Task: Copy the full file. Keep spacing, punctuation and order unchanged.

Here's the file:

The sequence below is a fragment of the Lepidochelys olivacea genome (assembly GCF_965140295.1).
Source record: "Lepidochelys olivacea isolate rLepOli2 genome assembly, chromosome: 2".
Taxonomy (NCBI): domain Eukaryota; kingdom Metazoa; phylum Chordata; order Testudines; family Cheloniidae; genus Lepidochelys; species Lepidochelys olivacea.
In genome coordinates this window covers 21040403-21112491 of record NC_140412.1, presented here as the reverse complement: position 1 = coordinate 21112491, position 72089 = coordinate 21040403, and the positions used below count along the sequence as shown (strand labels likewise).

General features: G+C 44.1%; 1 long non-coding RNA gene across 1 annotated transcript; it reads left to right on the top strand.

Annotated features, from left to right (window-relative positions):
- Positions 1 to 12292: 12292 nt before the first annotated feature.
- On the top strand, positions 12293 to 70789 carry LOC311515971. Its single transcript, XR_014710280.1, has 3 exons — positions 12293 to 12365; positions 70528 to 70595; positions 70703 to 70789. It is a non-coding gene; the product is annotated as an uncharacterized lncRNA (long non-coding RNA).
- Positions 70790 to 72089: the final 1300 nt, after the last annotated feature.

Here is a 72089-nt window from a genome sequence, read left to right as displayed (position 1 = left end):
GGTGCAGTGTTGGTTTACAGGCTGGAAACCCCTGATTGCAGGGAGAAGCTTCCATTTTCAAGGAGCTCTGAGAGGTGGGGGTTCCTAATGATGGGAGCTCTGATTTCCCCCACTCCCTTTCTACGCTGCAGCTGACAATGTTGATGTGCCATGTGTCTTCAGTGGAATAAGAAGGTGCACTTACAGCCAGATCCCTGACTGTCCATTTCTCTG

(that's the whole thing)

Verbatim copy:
The sequence below is a fragment of the Lepidochelys olivacea genome (assembly GCF_965140295.1).
Source record: "Lepidochelys olivacea isolate rLepOli2 genome assembly, chromosome: 2".
Taxonomy (NCBI): domain Eukaryota; kingdom Metazoa; phylum Chordata; order Testudines; family Cheloniidae; genus Lepidochelys; species Lepidochelys olivacea.
In genome coordinates this window covers 21040403-21112491 of record NC_140412.1, presented here as the reverse complement: position 1 = coordinate 21112491, position 72089 = coordinate 21040403, and the positions used below count along the sequence as shown (strand labels likewise).

General features: G+C 44.1%; 1 long non-coding RNA gene across 1 annotated transcript; it reads left to right on the top strand.

Annotated features, from left to right (window-relative positions):
- Positions 1 to 12292: 12292 nt before the first annotated feature.
- On the top strand, positions 12293 to 70789 carry LOC311515971. Its single transcript, XR_014710280.1, has 3 exons — positions 12293 to 12365; positions 70528 to 70595; positions 70703 to 70789. It is a non-coding gene; the product is annotated as an uncharacterized lncRNA (long non-coding RNA).
- Positions 70790 to 72089: the final 1300 nt, after the last annotated feature.

Here is a 72089-nt window from a genome sequence, read left to right as displayed (position 1 = left end):
GGTGCAGTGTTGGTTTACAGGCTGGAAACCCCTGATTGCAGGGAGAAGCTTCCATTTTCAAGGAGCTCTGAGAGGTGGGGGTTCCTAATGATGGGAGCTCTGATTTCCCCCACTCCCTTTCTACGCTGCAGCTGACAATGTTGATGTGCCATGTGTCTTCAGTGGAATAAGAAGGTGCACTTACAGCCAGATCCCTGACTGTCCATTTCTCTG